The EU announced radical and far-reaching reforms for the wine sector today, acknowledging that the current situation of subsidies and legislation is ‘not sustainable’.

With European countries producing a surplus of 1.5b litres of wine per year, Mariann Fischer Boel, the commissioner for agriculture and rural development, outlined sweeping changes to stem overproduction.

‘The time has come to stop simply reliving the symptoms of our problem year after year. The time has come to find a cure,’ she told the European Parliament in Brussels this morning.

The proposals include an end to ‘crisis distillation’ subsidies used to finance the transformation of surplus wine into industrial alcohol. From now on, member states will receive an ‘envelope’ of money for each country to spend as it sees fit. It is understood that the amount of cash given out to each country will be significantly lower in relation to the sums currently spent by Brussels to finance distillation.

Further proposals include the abolition of chaptalisation, the addition of sugar to the grape must before fermentation. This is expected to have wide-reaching consequences for producers in cooler regions such as Champagne, Burgundy, Germany and the UK.

Although Fischer Boel’s proposal states that grape must from outside regions can be used instead of sugar, this will affect geographically-specific wine areas such as Champagne where only grapes from that region can be used in its production.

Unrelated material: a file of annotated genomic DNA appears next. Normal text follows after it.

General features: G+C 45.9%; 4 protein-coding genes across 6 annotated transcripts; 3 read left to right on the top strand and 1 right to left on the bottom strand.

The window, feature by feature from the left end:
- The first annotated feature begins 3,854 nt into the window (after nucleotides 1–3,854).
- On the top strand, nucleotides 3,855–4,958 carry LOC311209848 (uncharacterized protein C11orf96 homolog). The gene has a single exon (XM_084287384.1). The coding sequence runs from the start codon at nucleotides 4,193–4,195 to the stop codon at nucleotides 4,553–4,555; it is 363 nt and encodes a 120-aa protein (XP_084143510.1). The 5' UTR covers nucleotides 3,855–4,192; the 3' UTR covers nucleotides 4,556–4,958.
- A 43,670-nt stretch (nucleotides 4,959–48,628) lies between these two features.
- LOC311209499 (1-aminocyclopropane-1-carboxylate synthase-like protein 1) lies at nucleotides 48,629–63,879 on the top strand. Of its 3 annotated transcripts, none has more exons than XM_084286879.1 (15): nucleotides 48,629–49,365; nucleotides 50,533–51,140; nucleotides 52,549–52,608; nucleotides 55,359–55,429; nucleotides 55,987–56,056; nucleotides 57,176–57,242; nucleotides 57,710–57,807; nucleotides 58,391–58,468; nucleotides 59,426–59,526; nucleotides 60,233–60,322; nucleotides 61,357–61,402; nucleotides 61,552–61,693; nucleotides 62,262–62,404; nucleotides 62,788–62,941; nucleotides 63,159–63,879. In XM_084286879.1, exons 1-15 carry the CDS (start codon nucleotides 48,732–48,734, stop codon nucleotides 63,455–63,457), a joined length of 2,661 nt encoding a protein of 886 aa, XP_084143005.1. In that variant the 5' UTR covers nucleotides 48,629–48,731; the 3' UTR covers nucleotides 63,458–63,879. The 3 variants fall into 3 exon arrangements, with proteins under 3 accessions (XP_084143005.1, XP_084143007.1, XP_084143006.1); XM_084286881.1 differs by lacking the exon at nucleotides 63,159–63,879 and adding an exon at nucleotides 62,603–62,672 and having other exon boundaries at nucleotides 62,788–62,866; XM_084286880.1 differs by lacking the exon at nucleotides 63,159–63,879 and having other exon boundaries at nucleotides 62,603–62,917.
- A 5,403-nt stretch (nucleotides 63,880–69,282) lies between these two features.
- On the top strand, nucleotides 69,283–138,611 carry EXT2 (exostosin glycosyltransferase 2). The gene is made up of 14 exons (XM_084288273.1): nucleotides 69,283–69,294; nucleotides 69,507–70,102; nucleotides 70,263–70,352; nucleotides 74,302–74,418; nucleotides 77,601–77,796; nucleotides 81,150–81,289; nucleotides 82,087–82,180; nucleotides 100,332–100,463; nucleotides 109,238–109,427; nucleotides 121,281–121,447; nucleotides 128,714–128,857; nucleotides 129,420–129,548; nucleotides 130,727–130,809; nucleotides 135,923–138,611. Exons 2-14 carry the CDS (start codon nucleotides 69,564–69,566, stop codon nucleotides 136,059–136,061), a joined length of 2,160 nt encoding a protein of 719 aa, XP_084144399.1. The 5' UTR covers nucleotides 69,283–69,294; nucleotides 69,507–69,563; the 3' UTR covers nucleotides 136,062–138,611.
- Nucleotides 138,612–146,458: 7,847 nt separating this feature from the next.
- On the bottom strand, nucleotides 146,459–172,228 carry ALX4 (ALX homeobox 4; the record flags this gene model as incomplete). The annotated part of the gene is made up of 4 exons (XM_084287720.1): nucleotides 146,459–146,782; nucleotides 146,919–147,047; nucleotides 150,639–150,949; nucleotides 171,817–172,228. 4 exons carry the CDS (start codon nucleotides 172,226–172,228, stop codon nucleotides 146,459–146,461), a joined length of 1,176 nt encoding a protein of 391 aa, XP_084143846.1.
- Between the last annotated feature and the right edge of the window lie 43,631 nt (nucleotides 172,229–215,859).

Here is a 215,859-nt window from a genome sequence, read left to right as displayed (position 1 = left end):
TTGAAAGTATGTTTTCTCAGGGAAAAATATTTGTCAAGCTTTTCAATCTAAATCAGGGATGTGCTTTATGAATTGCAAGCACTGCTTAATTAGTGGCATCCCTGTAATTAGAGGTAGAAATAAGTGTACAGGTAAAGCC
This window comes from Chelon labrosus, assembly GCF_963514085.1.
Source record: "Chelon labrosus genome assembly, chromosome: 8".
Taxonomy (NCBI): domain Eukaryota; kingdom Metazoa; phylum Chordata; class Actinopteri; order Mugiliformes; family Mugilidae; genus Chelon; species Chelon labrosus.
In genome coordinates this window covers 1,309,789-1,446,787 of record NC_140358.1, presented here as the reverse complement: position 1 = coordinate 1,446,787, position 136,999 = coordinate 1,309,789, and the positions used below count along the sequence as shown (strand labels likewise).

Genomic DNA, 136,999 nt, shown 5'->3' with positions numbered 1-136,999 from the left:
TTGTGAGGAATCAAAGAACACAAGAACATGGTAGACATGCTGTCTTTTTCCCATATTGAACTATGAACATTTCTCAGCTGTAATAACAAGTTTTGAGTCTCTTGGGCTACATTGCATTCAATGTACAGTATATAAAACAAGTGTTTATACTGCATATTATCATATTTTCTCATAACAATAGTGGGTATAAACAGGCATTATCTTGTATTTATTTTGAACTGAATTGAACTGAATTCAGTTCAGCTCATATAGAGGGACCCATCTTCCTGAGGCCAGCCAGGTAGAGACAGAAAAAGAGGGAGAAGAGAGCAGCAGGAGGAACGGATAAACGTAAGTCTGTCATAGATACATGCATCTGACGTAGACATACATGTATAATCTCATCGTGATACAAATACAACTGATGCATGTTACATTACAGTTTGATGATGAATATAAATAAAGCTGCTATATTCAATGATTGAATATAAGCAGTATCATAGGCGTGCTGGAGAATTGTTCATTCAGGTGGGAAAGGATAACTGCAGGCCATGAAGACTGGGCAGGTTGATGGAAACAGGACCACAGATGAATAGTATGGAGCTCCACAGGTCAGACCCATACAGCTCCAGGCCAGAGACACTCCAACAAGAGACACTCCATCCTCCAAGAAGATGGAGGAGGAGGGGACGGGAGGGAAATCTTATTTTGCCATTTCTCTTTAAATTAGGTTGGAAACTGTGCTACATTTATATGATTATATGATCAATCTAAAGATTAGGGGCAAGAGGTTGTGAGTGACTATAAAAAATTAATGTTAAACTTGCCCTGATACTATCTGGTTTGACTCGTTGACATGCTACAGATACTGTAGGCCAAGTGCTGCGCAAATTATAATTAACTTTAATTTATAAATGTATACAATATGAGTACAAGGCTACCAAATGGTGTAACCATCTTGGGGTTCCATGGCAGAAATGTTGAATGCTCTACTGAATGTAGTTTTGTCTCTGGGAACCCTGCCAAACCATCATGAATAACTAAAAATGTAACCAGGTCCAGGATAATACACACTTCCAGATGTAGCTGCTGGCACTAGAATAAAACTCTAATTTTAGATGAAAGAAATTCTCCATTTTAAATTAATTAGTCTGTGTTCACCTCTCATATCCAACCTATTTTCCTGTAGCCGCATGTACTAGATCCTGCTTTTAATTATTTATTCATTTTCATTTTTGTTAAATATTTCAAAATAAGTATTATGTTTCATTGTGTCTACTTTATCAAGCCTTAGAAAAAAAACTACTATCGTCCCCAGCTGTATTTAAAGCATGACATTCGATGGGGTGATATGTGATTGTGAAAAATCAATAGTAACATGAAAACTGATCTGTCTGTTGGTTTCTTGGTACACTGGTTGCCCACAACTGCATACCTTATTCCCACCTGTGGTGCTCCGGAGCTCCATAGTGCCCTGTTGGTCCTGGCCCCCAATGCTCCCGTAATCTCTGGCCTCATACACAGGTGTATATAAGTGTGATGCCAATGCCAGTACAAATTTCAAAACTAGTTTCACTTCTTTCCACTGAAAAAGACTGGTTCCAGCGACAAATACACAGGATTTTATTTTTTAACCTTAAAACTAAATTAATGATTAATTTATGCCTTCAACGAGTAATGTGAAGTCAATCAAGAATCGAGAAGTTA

Other measures include grubbing-up incentives which see the EU financing ‘uncompetitive producers to leave the sector’. Brussels is looking for 400,000ha (hectares) of vines to be pulled up over a five-year period.

The proposals will also affect the labelling of European wines, allowing table wine producers to state grape variety and vintage on the bottle, currently disallowed.

This combines with Brussels’ desire to streamline the Geographical Indication system, such as appellation wines and table wines. It aims to create two types of wine, one with a geographical indicator and one without in order to simplify the offer for the consumer.

Admitting that the proposals would be controversial, EU spokesman John Benstead-Smith said the bill would be heavily discussed over the next six months before it is presented to the European parliament in January 2007.

‘We believe and hope it could go through in its present format,’ he said. ‘The status quo is not sustainable. We don’t think it makes sense to regulate the market.’

If the proposal is accepted, it is expected to come into force within the next three years.

Written by Oliver Styles